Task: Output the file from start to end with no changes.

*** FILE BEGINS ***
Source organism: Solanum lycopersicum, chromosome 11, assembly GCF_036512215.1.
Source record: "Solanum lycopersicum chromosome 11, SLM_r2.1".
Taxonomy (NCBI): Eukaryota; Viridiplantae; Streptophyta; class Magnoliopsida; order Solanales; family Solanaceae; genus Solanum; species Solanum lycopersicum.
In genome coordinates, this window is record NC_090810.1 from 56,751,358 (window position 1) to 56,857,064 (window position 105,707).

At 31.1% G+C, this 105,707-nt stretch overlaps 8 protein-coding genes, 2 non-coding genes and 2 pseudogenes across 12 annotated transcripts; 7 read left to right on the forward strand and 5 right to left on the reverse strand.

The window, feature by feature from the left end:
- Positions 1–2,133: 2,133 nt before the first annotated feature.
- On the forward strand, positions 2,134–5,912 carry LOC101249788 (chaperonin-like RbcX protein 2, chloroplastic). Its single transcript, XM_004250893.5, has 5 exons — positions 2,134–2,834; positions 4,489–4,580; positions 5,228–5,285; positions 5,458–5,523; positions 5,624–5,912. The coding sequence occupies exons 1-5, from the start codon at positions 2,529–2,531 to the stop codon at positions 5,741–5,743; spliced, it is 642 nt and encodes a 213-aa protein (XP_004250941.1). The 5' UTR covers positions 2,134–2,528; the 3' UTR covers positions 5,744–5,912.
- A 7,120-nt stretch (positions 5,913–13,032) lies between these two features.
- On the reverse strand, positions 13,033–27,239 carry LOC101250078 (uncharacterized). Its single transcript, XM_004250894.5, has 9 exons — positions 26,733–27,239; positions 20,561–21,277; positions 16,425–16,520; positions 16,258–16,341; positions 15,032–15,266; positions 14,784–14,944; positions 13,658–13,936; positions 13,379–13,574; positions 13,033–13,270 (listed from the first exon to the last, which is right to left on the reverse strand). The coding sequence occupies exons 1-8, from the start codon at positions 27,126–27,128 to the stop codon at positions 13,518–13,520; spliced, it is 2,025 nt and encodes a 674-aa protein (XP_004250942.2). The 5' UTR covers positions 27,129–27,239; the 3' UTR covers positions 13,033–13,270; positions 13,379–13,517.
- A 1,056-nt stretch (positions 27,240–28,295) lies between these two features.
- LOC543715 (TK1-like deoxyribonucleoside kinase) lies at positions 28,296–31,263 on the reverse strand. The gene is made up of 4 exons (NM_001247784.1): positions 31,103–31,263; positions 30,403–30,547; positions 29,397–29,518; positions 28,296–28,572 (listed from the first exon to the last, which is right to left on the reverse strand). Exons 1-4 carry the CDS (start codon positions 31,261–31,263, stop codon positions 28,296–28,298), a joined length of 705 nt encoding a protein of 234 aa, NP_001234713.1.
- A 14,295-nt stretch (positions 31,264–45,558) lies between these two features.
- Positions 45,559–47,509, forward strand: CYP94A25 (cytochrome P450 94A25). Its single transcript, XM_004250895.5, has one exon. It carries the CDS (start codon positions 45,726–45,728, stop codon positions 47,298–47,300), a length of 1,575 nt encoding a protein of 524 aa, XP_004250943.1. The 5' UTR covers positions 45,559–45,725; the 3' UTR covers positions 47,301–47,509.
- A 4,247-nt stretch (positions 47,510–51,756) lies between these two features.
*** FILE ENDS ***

Source organism: Solanum lycopersicum, chromosome 11, assembly GCF_036512215.1.
Source record: "Solanum lycopersicum chromosome 11, SLM_r2.1".
Taxonomy (NCBI): Eukaryota; Viridiplantae; Streptophyta; class Magnoliopsida; order Solanales; family Solanaceae; genus Solanum; species Solanum lycopersicum.
In genome coordinates, this window is record NC_090810.1 from 56,751,358 (window position 1) to 56,857,064 (window position 105,707).

At 31.1% G+C, this 105,707-nt stretch overlaps 8 protein-coding genes, 2 non-coding genes and 2 pseudogenes across 12 annotated transcripts; 7 read left to right on the forward strand and 5 right to left on the reverse strand.

The window, feature by feature from the left end:
- Positions 1–2,133: 2,133 nt before the first annotated feature.
- On the forward strand, positions 2,134–5,912 carry LOC101249788 (chaperonin-like RbcX protein 2, chloroplastic). Its single transcript, XM_004250893.5, has 5 exons — positions 2,134–2,834; positions 4,489–4,580; positions 5,228–5,285; positions 5,458–5,523; positions 5,624–5,912. The coding sequence occupies exons 1-5, from the start codon at positions 2,529–2,531 to the stop codon at positions 5,741–5,743; spliced, it is 642 nt and encodes a 213-aa protein (XP_004250941.1). The 5' UTR covers positions 2,134–2,528; the 3' UTR covers positions 5,744–5,912.
- A 7,120-nt stretch (positions 5,913–13,032) lies between these two features.
- On the reverse strand, positions 13,033–27,239 carry LOC101250078 (uncharacterized). Its single transcript, XM_004250894.5, has 9 exons — positions 26,733–27,239; positions 20,561–21,277; positions 16,425–16,520; positions 16,258–16,341; positions 15,032–15,266; positions 14,784–14,944; positions 13,658–13,936; positions 13,379–13,574; positions 13,033–13,270 (listed from the first exon to the last, which is right to left on the reverse strand). The coding sequence occupies exons 1-8, from the start codon at positions 27,126–27,128 to the stop codon at positions 13,518–13,520; spliced, it is 2,025 nt and encodes a 674-aa protein (XP_004250942.2). The 5' UTR covers positions 27,129–27,239; the 3' UTR covers positions 13,033–13,270; positions 13,379–13,517.
- A 1,056-nt stretch (positions 27,240–28,295) lies between these two features.
- LOC543715 (TK1-like deoxyribonucleoside kinase) lies at positions 28,296–31,263 on the reverse strand. The gene is made up of 4 exons (NM_001247784.1): positions 31,103–31,263; positions 30,403–30,547; positions 29,397–29,518; positions 28,296–28,572 (listed from the first exon to the last, which is right to left on the reverse strand). Exons 1-4 carry the CDS (start codon positions 31,261–31,263, stop codon positions 28,296–28,298), a joined length of 705 nt encoding a protein of 234 aa, NP_001234713.1.
- A 14,295-nt stretch (positions 31,264–45,558) lies between these two features.
- Positions 45,559–47,509, forward strand: CYP94A25 (cytochrome P450 94A25). Its single transcript, XM_004250895.5, has one exon. It carries the CDS (start codon positions 45,726–45,728, stop codon positions 47,298–47,300), a length of 1,575 nt encoding a protein of 524 aa, XP_004250943.1. The 5' UTR covers positions 45,559–45,725; the 3' UTR covers positions 47,301–47,509.
- A 4,247-nt stretch (positions 47,510–51,756) lies between these two features.